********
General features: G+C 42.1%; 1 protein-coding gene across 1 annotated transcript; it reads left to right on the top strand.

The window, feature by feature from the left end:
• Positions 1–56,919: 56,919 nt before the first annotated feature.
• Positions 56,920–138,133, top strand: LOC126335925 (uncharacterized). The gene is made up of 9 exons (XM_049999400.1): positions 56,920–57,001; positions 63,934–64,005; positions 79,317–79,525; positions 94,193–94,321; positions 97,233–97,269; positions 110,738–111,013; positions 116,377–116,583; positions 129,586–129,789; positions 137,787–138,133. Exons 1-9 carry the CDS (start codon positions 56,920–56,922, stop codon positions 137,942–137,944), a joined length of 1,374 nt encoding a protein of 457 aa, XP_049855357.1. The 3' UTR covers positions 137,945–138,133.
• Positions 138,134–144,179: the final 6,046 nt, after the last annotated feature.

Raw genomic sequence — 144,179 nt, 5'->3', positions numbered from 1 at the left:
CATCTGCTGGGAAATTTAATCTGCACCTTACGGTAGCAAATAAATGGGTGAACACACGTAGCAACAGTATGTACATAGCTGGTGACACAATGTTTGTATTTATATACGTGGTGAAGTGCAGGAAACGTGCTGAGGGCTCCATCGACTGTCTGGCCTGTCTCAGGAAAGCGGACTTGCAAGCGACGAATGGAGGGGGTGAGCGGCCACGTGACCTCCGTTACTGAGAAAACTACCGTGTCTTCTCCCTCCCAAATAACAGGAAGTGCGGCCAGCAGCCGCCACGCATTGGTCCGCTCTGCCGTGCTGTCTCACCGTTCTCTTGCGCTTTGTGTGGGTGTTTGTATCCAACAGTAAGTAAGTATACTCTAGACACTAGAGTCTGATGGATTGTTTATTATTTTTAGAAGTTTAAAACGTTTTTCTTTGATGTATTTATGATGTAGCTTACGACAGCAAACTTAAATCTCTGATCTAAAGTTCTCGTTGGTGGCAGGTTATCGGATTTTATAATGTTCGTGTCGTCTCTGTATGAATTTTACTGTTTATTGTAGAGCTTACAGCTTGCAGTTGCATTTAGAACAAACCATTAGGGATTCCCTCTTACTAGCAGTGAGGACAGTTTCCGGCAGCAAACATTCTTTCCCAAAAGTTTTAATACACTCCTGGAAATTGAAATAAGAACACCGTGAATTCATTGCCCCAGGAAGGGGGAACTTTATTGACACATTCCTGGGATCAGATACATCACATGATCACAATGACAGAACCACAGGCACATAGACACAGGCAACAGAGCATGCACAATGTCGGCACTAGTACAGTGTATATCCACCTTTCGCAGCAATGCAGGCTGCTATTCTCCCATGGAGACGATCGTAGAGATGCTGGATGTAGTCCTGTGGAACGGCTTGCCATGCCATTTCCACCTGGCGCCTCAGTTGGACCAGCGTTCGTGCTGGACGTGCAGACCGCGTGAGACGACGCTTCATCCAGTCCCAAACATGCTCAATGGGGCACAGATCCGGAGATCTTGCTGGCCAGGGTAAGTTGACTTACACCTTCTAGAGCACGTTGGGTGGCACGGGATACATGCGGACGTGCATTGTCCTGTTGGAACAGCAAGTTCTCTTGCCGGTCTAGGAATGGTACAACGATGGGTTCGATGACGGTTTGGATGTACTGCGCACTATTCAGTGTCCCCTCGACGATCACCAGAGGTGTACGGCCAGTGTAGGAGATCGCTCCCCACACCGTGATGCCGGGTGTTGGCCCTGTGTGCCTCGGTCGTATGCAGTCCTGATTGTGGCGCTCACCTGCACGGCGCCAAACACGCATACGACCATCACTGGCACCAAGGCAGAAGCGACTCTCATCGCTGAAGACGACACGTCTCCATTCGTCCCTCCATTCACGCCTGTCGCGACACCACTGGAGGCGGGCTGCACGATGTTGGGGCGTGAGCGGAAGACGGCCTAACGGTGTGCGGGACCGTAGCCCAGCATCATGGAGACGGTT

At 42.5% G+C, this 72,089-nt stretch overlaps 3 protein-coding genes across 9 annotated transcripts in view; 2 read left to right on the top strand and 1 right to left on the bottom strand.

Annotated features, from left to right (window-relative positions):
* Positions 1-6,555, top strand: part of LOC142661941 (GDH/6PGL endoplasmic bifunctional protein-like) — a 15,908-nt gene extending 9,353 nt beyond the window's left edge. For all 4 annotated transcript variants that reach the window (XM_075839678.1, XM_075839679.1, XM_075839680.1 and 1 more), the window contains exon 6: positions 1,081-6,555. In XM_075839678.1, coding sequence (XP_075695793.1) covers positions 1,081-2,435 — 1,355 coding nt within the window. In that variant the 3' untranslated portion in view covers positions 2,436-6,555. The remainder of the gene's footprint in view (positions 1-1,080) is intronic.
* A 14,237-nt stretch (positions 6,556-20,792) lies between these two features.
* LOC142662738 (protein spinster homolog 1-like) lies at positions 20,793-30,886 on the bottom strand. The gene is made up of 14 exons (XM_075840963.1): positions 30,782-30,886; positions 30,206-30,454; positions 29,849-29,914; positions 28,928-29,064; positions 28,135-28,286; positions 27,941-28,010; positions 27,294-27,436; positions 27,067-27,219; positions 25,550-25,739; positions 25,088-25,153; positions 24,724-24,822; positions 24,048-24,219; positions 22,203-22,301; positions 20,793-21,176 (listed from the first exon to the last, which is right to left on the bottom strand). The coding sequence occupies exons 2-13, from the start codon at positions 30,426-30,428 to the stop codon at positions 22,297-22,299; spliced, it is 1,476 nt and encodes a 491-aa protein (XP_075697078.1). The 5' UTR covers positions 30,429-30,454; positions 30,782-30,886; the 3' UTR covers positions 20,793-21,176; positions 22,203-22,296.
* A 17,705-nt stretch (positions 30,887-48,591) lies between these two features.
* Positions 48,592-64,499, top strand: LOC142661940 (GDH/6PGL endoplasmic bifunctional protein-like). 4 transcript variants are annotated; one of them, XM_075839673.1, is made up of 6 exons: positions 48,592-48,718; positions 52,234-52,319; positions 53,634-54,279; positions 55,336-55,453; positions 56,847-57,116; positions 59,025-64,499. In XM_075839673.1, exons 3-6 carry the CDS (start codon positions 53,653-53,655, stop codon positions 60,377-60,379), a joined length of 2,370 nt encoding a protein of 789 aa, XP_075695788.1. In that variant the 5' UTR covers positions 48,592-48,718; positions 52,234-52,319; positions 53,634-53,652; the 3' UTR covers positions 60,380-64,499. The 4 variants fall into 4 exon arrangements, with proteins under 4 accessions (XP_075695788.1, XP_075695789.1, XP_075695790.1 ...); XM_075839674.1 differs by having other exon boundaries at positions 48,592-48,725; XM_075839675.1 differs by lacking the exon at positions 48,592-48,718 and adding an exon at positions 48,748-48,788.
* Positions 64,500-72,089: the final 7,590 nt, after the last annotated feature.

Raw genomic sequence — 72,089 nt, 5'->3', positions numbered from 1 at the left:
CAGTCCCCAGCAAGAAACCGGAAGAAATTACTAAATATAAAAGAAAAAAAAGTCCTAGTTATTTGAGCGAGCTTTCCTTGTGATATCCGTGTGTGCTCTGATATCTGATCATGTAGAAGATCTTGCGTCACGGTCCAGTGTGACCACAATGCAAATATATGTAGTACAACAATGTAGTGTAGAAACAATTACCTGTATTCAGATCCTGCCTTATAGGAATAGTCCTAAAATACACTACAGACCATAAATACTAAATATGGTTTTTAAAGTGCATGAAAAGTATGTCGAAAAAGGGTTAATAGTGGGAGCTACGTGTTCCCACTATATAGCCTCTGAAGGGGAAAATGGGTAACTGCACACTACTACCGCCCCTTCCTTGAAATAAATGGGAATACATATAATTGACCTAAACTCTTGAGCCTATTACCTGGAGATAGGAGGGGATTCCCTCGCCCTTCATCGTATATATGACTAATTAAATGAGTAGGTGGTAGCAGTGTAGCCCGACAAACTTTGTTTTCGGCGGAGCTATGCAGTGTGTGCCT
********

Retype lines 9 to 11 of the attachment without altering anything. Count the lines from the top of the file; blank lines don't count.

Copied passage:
Annotated features, from left to right (window-relative positions):
* Positions 1-6,555, top strand: part of LOC142661941 (GDH/6PGL endoplasmic bifunctional protein-like) — a 15,908-nt gene extending 9,353 nt beyond the window's left edge. For all 4 annotated transcript variants that reach the window (XM_075839678.1, XM_075839679.1, XM_075839680.1 and 1 more), the window contains exon 6: positions 1,081-6,555. In XM_075839678.1, coding sequence (XP_075695793.1) covers positions 1,081-2,435 — 1,355 coding nt within the window. In that variant the 3' untranslated portion in view covers positions 2,436-6,555. The remainder of the gene's footprint in view (positions 1-1,080) is intronic.
* A 14,237-nt stretch (positions 6,556-20,792) lies between these two features.